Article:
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TOPIC: The Moon


L

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Transient Lunar Phenomena
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Changes in the brightness and colour over small areas of the moon's surface, known as Transient Lunar Phenomena have been observed telescopically for hundreds of years.
The optical flashes have been seen by skywatchers but rarely photographed.

"People over the years have attributed TLPs to all sorts of effects: turbulence in Earth's atmosphere, visual physiological effects, atmospheric smearing of light like a prism, and even psychological effects like hysteria or planted suggestion" - Arlin Crotts, Columbia University researcher.


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Hubble maps minerals on the moon
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Geologists have used the Hubble Space Telescope to study minerals on the moon. It might be one small step for them, but it's a giant leap towards building a lunar outpost.
Space scientists are keen to map the concentration of the titanium-dioxide-rich mineral ilmenite on the moon's surface, says Jim Garvin of NASA's Goddard Space Flight Centre in Greenbelt, Maryland. "Oxygen production from TiO2-enhanced lunar soils could potentially make breathable oxygen and even oxidiser for rocket fuel."


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RE: The Moon
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Hubble maps minerals on the moon

Not for the first time, actually. We started shooting images of the moon with Hubble circa 1999, mostly to see if we could. Hubble was designed to look at stuff thats faint and far away and doesnt move much over time. The moon is really close, extremely bright (by Hubble standards), and moves very fast compared to Hubbles speed (17,000 mph, more or less) and the relative stillness of the more distant objects Hubble was designed to study. So a science team tried a quick experiment to see if it was possible to get a decent shot of the moon with Hubble, and it was.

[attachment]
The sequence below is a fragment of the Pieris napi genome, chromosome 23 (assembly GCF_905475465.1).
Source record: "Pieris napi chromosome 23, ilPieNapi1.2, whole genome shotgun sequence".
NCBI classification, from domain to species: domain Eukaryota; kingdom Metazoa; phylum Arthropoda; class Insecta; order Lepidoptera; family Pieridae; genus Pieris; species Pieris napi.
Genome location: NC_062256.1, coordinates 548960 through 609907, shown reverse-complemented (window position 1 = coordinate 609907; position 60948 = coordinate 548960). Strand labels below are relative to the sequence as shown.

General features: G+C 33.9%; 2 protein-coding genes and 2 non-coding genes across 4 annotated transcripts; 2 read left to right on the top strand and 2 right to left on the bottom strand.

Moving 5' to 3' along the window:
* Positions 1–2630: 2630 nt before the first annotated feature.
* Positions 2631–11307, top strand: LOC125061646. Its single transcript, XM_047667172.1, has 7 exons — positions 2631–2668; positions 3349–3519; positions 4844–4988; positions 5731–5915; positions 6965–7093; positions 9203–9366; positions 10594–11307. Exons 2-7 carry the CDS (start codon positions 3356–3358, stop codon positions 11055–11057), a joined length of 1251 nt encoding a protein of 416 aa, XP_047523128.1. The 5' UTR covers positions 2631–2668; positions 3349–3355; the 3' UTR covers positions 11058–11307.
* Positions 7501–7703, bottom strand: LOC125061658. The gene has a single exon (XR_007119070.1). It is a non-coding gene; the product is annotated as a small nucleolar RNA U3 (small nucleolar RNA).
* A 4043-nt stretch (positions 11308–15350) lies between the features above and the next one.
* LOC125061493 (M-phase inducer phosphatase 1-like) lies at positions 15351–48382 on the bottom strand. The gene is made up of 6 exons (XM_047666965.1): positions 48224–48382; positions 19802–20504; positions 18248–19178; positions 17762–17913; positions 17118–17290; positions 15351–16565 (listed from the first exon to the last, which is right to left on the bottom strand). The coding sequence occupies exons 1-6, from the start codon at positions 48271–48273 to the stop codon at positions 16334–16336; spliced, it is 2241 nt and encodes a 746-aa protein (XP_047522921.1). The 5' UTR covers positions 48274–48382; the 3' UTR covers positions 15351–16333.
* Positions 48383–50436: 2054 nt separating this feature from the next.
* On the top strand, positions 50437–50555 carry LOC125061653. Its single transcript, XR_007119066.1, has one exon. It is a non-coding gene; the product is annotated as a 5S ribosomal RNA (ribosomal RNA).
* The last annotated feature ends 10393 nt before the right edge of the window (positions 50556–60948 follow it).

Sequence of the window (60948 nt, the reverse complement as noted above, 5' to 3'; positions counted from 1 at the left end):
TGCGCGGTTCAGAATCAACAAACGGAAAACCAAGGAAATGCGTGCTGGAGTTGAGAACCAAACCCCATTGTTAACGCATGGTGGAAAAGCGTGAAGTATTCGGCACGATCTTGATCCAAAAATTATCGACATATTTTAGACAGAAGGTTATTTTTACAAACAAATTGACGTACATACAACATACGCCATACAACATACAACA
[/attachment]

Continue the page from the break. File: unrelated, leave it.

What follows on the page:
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Posts: 131433
Date:
Transient Lunar Phenomena
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Columbia astronomy professor Arlin Crotts thinks he has solved a 400-year-old mystery: the origin of strange optical flashes often reported as appearing on the moons surface.
Transient Lunar Phenomena (TLPs), in which the lunar surface reportedly changes in brightness, blurriness or color, have been photographed and observed by thousands of astronomers over the centuries. Yet explanations of why they occur and even their reality as true lunar phenomena have been hotly debated. The TLPs typically cover a space of a few kilometres and last for several minutes.
Crotts has uncovered a strong statistical relationship between TLPs and so-called outgassing events on the lunar surface. Outgassing occurs when gases trapped beneath a moon or planet are released and, if only briefly, become part of the objects atmosphere. A key component of this gas is radon.
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The Moons formation
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The Earth and Moon share a past etched in silicon, and it hints that the favoured theory of how the Moon formed isn't quite right.
Most astronomers believe that the Moon formed when a Mars-sized object struck Earth. If this is the case, the Moon should contain mainly rock from the impacting body. However, Alex Halliday of the University of Oxford and his colleagues have evidence suggesting that this isn't so.